Prison Break--3 episodes left. Sure, it doesn't make any sense at all anymore, but you gotta admit it's pretty entertaining.
24--Jack deals with "devastating news." I really hope it's something more devastating than Charles Logan dying because as much as I love the character, I don't particularly care if he lives or dies at this point. Tonight's hour 14. This is around the point in the season where you stop and realize, damn, they've got 10 more hours to fill somehow. And you pray for the best.
The Riches--Who would have guessed Eddie Izzard could actually act? Like, really, really well. Minnie Driver is saddled with an unfortunately dull character, but especially given the current competition in the timeslot, Izzard alone is worth the hour of your time.

DC Comics June solicitations
That 3-D issue of Action Comics solicited for, what, the fourth time?
And more fill-in art on Batman. At least from a great artist this time. But still, what the hell happened to the Kuberts? They could meet deadlines when they were working the X-Men books. They're doing phenomenal work, but that doesn't matter so much if we never actually see any of it.
A new Superman/Batman arc with art by Dustin Nguyen.
4 weekly issues of Countdown with unsurprisingly vague descriptions.
Another 52 trade with enough extras that you feel kind of cheated for paying for the damn thing monthly.
The Brave and the Bold 4. Supergirl and Lobo. Heh.
Checkmate remains derailed by an Outsiders crossover I have no interest in picking up.
Sinestro Corps. Ethan van Sciver art. That's all I need to hear.
Another Green Arrow series dies and I imagine very few people still care. Looking forward to seeing where Scott McDaniel ends up next.
Jodi Picoult's Wonder Woman run ends, almost completely sucked into the Amazons Attack crossover that didn't sound like her original plan for the book. Seems kind of a waste.
Another intriguing Midnighter issue, this month by Christos Gage.
A Stormwatch PHD trade that I'm pretty sure cuts off in the middle of a 2-part story.
J.M. DeMatteis on Wetworks. Almost tempting enough to pick it up.
Is Marcelo Frusin ever going to draw the interiors of Loveless again? Because their fill-in artists both kind of suck and it's really dragging the book down.
Superman action figures based on Adam Kubert designs. If nothing else, that Bizarro deserves your money.

Possibly June solicitations from Marvel

reede, märts 16, 2007

Veronica Mars Not Canceled?

Somewhat good news.
World War Hulk Art

At Newsarama

Wow. That is one extraordinarily pissed off Hulk. Understandably, given the fairly ridiculous and horribly unjust decision by some of the supposedly smartest men in the Marvel Universe to exile him to space for life.

Tony Stark saw Civil War coming when he fought a bunch of zombies with King Arthur but he somehow didn't see how that plan could go wrong? If this is the characterization of the Hulk we're going to be seeing throughout the event, I've gotta wonder how this one ends without a whole lot of people getting killed. Or where the Hulk can go when it's over.

I realize this is just going to be five issues of people hitting each other but, damn, it looks pretty cool. When Greg Pak's on, he can do some great work (Phoenix: Endsong). When he's off...ugh (Phoenix: Warsong). But this is some of the best looking art Romita Jr's ever put out. So, for now at least, I'm going to hope for the best.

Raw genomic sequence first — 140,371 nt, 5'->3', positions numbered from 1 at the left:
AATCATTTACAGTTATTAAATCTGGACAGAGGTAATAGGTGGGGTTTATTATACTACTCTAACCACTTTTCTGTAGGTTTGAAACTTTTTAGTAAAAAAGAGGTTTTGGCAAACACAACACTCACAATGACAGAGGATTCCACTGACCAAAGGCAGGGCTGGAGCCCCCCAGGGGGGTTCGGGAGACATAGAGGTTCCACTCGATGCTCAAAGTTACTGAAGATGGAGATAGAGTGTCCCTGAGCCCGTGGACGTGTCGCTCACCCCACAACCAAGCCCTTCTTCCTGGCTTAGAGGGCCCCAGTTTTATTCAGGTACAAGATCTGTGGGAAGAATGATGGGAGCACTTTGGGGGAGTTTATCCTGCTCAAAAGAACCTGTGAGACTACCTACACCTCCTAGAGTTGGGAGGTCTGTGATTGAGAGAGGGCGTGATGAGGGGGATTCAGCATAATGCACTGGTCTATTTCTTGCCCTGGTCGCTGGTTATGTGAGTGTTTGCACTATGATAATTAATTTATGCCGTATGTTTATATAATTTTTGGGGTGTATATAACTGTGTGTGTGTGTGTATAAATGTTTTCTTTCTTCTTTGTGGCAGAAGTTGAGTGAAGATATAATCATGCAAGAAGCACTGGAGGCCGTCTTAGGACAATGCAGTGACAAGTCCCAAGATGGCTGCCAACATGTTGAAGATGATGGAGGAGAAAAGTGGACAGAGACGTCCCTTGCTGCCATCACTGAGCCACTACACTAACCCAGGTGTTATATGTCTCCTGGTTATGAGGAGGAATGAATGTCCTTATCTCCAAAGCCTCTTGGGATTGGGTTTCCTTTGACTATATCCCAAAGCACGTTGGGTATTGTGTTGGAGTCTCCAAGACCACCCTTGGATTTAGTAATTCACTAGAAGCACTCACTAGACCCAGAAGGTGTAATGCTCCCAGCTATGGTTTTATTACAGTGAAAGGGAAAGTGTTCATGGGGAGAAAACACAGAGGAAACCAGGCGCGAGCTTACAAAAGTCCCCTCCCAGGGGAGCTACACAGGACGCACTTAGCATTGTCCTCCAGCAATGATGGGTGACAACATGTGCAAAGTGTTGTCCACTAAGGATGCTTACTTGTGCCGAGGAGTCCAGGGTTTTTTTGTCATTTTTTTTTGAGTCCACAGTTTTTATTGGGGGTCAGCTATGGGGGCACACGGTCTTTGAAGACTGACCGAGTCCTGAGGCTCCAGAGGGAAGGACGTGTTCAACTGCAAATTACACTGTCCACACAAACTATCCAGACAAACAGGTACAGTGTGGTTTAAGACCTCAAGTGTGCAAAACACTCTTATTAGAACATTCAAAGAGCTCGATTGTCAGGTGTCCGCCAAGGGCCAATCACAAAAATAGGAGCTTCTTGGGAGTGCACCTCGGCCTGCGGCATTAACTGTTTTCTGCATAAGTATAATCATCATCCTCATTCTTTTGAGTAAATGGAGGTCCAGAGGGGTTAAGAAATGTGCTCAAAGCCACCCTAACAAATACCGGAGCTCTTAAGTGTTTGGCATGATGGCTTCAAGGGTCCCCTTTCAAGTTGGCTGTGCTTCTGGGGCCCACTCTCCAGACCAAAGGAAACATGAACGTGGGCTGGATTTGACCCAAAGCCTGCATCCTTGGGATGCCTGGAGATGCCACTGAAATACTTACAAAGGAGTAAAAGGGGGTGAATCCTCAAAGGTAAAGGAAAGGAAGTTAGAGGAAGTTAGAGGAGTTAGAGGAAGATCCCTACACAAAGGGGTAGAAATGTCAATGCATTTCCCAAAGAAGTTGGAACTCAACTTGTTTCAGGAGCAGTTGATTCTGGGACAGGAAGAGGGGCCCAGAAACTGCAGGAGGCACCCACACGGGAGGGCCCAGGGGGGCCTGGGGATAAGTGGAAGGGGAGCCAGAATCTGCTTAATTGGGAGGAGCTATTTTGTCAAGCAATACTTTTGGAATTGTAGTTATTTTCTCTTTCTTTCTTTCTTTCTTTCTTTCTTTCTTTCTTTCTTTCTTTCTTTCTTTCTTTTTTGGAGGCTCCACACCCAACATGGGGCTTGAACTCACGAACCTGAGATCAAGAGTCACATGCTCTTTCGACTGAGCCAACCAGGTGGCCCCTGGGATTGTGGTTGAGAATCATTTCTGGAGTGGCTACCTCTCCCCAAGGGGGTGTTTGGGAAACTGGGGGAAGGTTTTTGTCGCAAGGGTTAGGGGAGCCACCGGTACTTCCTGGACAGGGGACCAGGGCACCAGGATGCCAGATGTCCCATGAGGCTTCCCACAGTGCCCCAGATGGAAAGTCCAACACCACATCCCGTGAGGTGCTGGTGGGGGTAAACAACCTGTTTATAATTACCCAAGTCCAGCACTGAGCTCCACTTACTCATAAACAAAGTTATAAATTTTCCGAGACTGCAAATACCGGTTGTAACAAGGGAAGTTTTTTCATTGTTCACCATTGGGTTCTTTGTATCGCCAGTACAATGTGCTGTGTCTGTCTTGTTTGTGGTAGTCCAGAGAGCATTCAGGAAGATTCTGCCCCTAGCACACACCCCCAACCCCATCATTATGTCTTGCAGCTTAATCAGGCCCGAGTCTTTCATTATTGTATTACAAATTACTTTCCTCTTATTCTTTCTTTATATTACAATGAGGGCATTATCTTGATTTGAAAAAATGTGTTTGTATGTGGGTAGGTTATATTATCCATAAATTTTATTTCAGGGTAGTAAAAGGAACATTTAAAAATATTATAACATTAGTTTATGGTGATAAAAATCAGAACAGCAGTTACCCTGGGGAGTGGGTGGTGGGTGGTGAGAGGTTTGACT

Veronica Mars canceled?

Hopefully this report is premature.

Come on, CW. Really, what else are you going to put on instead?



neljapäev, märts 15, 2007

Comic Book Reviews for March 14, 2007

I get most of my comics shipped to me through an online service a week or two after their release, but I still pick up a few things in stores. So then, some thoughts on a few of this week’s releases and a few older ones I’m just getting around to reading.

Civil War: The Confession—Ah, yet another in the seemingly endless stream of books Marvel had to put out to provide the satisfaction that Civil War itself failed to give us and to explain the many, many, many extremely important story elements they just couldn’t fit in. Like, for example, what the fuck Tony Stark was thinking. Civil War: Frontline 11 took a step in that direction and Brian Michael Bendis finally makes some sense of it all. Admittedly, the “I realized this was coming while King Arthur and I were fighting zombies” logic is a bit flawed, but the emotional beats of the story are spectacular. As is the art. Structurally, it’s a bit shaky, with one powerful extended monologue taking up most of the issue and then a flashback to a bunch of shouting two days earlier. I see what Bendis was trying to do in terms of setting up the whole “was it worth it?” line but it comes across a bit disjointed. Maybe it’s partly the unnecessary “Marvel Comics Presents The Confession” title appearing for a second time at the start of the flashback. Also, while I realize part of the point was showing the extent of Stark’s reaction to Captain America’s death, he has a couple of horribly awkward, childish and arrogant lines (like the “Uh, yes” and the “You’re a sore loser” bits) that seem out of place. The first part of the story is far better than the second in that sense. Still, it’s a huge step toward rejuvenating the character and it’s probably the best single issue to come out of Civil War.